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Paradise Island's New Atlantis Resort

Schooley informs me that I’ve got it backward. The true meaning of transportainment is that water parks have evolved beyond that isolated moment of raw fear. Now the thrill junkies can divert their tubes into the Power Tower, while those of us who think too much can just float along.

Actually, thinking too much might get in your way of fully enjoying Atlantis. For instance, how you feel about the word “transportainment” may be an indicator of how you'll respond to the theme-park ambience. Similarly, your philosophical position on artifice versus authenticity will determine how you regard the resort’s finest dining experience, Café Martinique.

In 1962, A&P heir Huntington Hartford turned the boathouse on his extensive Paradise Island property (where he recreated some of Versailles’s gardens) into a restaurant called Café Martinique and it became a local society hot spot. It was the setting for James Bond and Bond-girl Domino’s romantic dinner and dance in the 1965 movie Thunderball. Over the years, the café changed hands with the rest of the property, from Hartford to Resorts International to Donald Trump to Merv Griffin and finally, in the early 1990’s, to Kerzner.

"Café Martinique was the one place on the island where the standards were good,” Kerzner recalls. He adds, “I guess the place was pretty famous.” Unfortunately, Kerzner’s master plan called for a marina and there was no room for a ramshackle waterfront restaurant, even one with the imprimatur of James Bond, in his conceptual universe. The forcer la nature impulse, in Kerzner’s case, also plays out as forcer la man-made. “When we decided to build the marina, I talked to the prime minister and I told him that Café Martinique would come down,” Kerzner continues. “He was horrified. I promised to rebuild it.”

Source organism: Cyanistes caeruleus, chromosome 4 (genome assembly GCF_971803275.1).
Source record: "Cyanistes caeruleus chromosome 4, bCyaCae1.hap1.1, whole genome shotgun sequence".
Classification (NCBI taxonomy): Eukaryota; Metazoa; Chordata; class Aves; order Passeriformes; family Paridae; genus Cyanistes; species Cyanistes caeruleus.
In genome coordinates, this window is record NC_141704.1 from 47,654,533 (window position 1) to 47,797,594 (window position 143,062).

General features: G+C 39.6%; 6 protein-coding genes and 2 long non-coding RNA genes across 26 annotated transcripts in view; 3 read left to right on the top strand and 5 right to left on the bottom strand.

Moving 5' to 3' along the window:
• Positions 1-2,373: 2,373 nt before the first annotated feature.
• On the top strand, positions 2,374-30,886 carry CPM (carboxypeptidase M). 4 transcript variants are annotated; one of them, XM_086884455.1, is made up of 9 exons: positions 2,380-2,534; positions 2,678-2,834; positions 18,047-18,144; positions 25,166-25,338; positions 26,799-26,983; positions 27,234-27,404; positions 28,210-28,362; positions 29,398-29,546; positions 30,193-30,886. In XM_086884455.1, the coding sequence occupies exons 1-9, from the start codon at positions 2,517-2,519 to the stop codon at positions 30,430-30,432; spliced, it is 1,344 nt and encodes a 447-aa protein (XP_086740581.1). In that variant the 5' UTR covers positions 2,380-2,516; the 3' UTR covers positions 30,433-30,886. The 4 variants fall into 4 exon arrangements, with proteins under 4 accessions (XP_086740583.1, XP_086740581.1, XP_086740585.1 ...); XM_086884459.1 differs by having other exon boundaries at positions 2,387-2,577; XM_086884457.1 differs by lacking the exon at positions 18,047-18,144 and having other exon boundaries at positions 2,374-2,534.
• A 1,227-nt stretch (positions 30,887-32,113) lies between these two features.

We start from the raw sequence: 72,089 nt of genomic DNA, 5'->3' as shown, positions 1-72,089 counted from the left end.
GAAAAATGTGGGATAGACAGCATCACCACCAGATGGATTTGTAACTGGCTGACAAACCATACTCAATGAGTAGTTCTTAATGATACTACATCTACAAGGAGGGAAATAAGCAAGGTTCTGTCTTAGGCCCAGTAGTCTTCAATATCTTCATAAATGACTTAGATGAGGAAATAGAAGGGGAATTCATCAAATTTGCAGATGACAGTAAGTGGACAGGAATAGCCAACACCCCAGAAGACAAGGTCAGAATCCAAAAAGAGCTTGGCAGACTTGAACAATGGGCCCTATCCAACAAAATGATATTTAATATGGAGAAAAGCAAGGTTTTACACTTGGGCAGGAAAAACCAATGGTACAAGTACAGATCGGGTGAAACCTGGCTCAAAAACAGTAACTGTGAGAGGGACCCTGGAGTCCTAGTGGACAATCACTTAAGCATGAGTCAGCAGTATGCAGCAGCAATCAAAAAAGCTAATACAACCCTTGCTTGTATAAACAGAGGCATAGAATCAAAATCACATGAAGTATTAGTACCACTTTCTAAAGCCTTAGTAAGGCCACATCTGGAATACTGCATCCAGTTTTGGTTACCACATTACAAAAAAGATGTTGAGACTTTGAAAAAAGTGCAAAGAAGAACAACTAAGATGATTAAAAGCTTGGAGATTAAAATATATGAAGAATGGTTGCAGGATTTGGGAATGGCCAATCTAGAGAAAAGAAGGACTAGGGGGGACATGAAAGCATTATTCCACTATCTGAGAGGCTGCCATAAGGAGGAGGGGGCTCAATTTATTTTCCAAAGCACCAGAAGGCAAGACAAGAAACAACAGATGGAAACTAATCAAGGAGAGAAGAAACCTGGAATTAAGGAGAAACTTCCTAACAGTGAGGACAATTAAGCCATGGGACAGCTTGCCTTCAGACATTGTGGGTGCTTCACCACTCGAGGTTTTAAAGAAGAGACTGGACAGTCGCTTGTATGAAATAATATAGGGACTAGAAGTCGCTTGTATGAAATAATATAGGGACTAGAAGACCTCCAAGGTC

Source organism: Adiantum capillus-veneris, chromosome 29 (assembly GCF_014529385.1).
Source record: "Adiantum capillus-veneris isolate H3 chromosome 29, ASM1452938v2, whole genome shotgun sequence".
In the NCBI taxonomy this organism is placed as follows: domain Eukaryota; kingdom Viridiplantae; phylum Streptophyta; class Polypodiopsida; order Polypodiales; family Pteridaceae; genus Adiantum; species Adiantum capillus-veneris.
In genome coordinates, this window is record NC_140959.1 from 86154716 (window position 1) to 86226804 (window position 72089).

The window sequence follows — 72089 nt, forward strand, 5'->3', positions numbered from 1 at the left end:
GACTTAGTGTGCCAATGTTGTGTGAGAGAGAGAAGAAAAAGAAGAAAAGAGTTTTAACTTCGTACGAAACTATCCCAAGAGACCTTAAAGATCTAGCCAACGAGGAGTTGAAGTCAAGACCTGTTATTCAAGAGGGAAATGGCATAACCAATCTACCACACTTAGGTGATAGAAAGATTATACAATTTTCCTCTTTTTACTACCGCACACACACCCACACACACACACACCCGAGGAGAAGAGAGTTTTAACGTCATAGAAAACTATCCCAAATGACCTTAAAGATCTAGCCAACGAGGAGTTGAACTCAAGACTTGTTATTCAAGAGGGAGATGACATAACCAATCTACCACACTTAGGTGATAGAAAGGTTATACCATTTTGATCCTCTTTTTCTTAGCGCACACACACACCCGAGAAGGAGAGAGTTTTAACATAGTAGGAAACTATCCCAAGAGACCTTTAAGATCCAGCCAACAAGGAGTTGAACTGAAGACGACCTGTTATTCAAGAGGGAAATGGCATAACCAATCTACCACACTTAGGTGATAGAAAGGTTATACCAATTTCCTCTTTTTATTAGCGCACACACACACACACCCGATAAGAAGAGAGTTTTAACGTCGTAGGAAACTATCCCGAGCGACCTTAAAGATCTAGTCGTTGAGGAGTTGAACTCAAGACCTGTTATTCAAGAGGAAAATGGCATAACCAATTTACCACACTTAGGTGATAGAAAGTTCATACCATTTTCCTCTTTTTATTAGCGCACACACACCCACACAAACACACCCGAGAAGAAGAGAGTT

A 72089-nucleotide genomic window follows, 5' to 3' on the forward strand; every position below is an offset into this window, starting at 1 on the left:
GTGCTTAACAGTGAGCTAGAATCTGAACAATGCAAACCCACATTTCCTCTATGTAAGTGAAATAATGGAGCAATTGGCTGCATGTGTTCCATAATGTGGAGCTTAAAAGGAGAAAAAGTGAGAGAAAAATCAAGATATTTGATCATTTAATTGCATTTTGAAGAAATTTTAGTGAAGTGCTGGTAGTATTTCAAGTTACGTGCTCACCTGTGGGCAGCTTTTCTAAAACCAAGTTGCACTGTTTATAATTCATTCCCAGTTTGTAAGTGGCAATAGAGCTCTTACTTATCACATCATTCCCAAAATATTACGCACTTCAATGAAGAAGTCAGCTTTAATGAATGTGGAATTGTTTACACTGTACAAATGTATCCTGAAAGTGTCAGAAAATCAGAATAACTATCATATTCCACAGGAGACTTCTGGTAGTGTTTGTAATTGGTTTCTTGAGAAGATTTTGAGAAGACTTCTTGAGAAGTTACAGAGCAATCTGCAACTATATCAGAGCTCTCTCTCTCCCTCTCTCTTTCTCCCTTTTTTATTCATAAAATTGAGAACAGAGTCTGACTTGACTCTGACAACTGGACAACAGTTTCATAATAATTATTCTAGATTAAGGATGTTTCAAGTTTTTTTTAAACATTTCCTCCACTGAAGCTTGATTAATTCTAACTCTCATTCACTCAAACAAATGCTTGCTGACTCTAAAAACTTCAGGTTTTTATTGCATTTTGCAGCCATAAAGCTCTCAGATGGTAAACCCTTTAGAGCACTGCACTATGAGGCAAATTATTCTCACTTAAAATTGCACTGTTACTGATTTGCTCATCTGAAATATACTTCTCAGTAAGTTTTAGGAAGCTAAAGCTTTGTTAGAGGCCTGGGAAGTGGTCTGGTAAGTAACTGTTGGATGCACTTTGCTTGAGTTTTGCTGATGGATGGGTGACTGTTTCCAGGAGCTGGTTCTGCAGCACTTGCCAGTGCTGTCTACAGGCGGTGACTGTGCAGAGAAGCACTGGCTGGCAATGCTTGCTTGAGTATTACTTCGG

Indeed, he did. The new Café Martinique opened in early 2006 in Marina Village, an open-air shopping mall. The formally dressed doorman escorts diners into an antique birdcage elevator to a bar decorated in restrained French-colonial style. There’s no trace of the festive outdoor dining area depicted in Thunderball, but while waiting for your table you can sit on the balcony and check out the yachts moored in the marina. The big surprise is the genuine beauty of the dining room, designed by Adam Tihany. The lamplit space features exposed, whitewashed beams, holding up a steeply pitched roof. I have excellent peppered-crab dumplings, fresh local snapper, and crème brûlée. Somehow this reinvention of Paradise Island history is so compelling that I actually forget about the shopping mall downstairs. The restaurant—like the resort that surrounds it—is an enormously effective piece of art direction, a demonstration of the seductive power of artifice.

Karrie Jacobs is a T+L contributing editor.


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